* Court finds rights violations in case, orders damages
* Case has raised concerns about rule of law in Russia
(Adds Russian reaction throughout)
By Gilbert Reilhac
STRASBOURG, France, May 31 (Reuters) - Europe’s human rights court ruled on Tuesday that Russia violated the rights of former oil tycoon Mikhail Khodorkovsky during his arrest and jailing, but found no firm proof the case was politically motivated.
The European Court of Human Rights ordered Moscow to pay him 24,500 euros ($35,300) in compensation for violations linked to his 2003 arrest and jailing on charges of fraud and tax evasion after he fell out with then-President Vladimir Putin.
The ruling fell short of what Khodorkovsky sought — vindication of his stance that he is political prisoner — but his lawyers hailed it as a victory anyway and said he had no plans to appeal.
Khodorkovsky, 47, built up a fortune after the Soviet Union’s collapse in 1991 as head of oil firm Yukos, but ran afoul of Putin after airing corruption allegations, challenging state control over oil exports and funding opposition parties.
Many Western governments and business leaders say his case raises doubts about Russia’s commitment to the rule of law. The United States said last week such selective application of the law would hold back Russian economic growth.
“I am disappointed in the European Court,” prominent Russian rights worker Lyudmila Alexeyeva told the Interfax news agency. But other activists said the decision was an important step and the first in a series of pending cases with the Strasbourg-based court toward redressing Khodorkovsky’s grievances.
Lawyer Lord David Pannick said the European court ruling “was a major victory for the claimant and a major defeat for the government whether or not the court attributes — as it very rarely does — a bad faith motive to that government.”
The Strasbourg-based court ruled: “Khodorkovsky’s case might raise some suspicion as to what the real intent of the Russian authorities might have been for prosecuting him, (but) claims of political motivation behind prosecution required incontestable proof, which had not been presented.”
Russia’s representative in the European court, Georgy Matyushkin, told Interfax that Moscow would appeal against the ruling in three months if it found reason to do so.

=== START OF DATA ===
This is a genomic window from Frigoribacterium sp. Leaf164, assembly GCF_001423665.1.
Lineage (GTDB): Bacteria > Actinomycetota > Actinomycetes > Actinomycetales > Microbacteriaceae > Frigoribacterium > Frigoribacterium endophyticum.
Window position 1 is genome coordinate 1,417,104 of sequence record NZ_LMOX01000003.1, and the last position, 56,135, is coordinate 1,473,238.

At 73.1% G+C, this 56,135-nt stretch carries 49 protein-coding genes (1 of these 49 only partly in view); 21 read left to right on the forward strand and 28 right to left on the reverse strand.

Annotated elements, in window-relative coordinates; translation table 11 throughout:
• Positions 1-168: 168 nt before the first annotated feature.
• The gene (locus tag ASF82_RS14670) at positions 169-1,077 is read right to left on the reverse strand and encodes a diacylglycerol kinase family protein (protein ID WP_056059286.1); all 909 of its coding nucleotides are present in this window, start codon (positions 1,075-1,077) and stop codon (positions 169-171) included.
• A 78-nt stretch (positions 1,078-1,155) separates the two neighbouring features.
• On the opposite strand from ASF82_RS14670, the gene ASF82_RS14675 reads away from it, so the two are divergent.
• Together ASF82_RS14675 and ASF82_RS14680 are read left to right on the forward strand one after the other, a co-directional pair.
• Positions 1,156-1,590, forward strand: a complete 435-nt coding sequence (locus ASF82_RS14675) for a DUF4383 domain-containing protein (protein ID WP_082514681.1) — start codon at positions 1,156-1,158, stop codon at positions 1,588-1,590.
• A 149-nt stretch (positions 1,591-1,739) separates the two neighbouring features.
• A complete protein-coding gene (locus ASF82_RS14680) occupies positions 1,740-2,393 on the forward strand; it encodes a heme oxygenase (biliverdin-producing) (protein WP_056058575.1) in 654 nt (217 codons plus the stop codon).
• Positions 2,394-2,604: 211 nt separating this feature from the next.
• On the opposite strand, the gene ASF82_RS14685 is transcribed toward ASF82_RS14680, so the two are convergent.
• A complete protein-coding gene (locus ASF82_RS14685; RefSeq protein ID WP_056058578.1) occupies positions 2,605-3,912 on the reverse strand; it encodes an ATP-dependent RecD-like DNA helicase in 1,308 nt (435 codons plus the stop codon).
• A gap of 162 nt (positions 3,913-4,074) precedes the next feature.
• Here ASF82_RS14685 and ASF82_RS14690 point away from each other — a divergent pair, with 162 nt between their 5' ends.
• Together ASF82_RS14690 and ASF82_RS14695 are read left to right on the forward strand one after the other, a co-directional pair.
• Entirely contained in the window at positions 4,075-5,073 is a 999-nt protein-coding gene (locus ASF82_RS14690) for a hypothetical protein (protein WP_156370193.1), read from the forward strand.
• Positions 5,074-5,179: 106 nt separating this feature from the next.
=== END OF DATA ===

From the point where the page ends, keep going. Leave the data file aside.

After the initial conviction in 2005, Khodorkovsky was tried again and found guilty in December of stealing billions of dollars of oil from Yukos subsidiaries via price mechanisms and laundering some of the money.
He is sentenced to remain in jail until 2016.
The human rights court ruled that Khodorkovsky’s arrest at gunpoint, as he was about to board his plane at a Siberian airfield, was unlawful. He was initially taken in for questioning as a witness but within hours had become an accused and served with a 35-page charge sheet, the court said.
It also said that his detention had been extended without justification on two occasions and that there had been procedural flaws that had put Khodorkovsky at a disadvantage.
Defence lawyer Karinna Moskalenko said the European court required a very high burden of proof to rule a government had politically pressured its courts, and had only once done so.
The Council of Europe is charged with implementing the court’s decisions, which Russia is legally obliged to follow.
Khodorkovsky’s supporters say his trials were part of a Kremlin campaign to punish him for challenging Putin, keep him out of politics, ensure loyalty from other rich businessmen and tighten state control over Russia’s oil reserves.
Once Russia’s biggest oil producer, Yukos was bankrupted by back-tax claims after Khodorkovsky’s arrest and its assets were sold off, with its main production subsidiaries ending up in the hands of state-run Rosneft.
Khodorkovsky said on Monday he had asked for parole, despite an appeals court ruling upholding his conviction last week.
In a sign of a potential change in the Kremlin’s attitude, state-controlled television aired Khodorkovsky’s answers to a written interview in a prime-time broadcast at the weekend.
Putin criticised Khodorkovsky in December, saying “a thief must be in jail”. But President Dmitry Medvedev said this month Khodorkovsky’s release would not be dangerous for society.
Reporting by Gilbert Reilhac; Writing by Alissa de Carbonnel and Leigh Thomas; editing by Mark Heinrich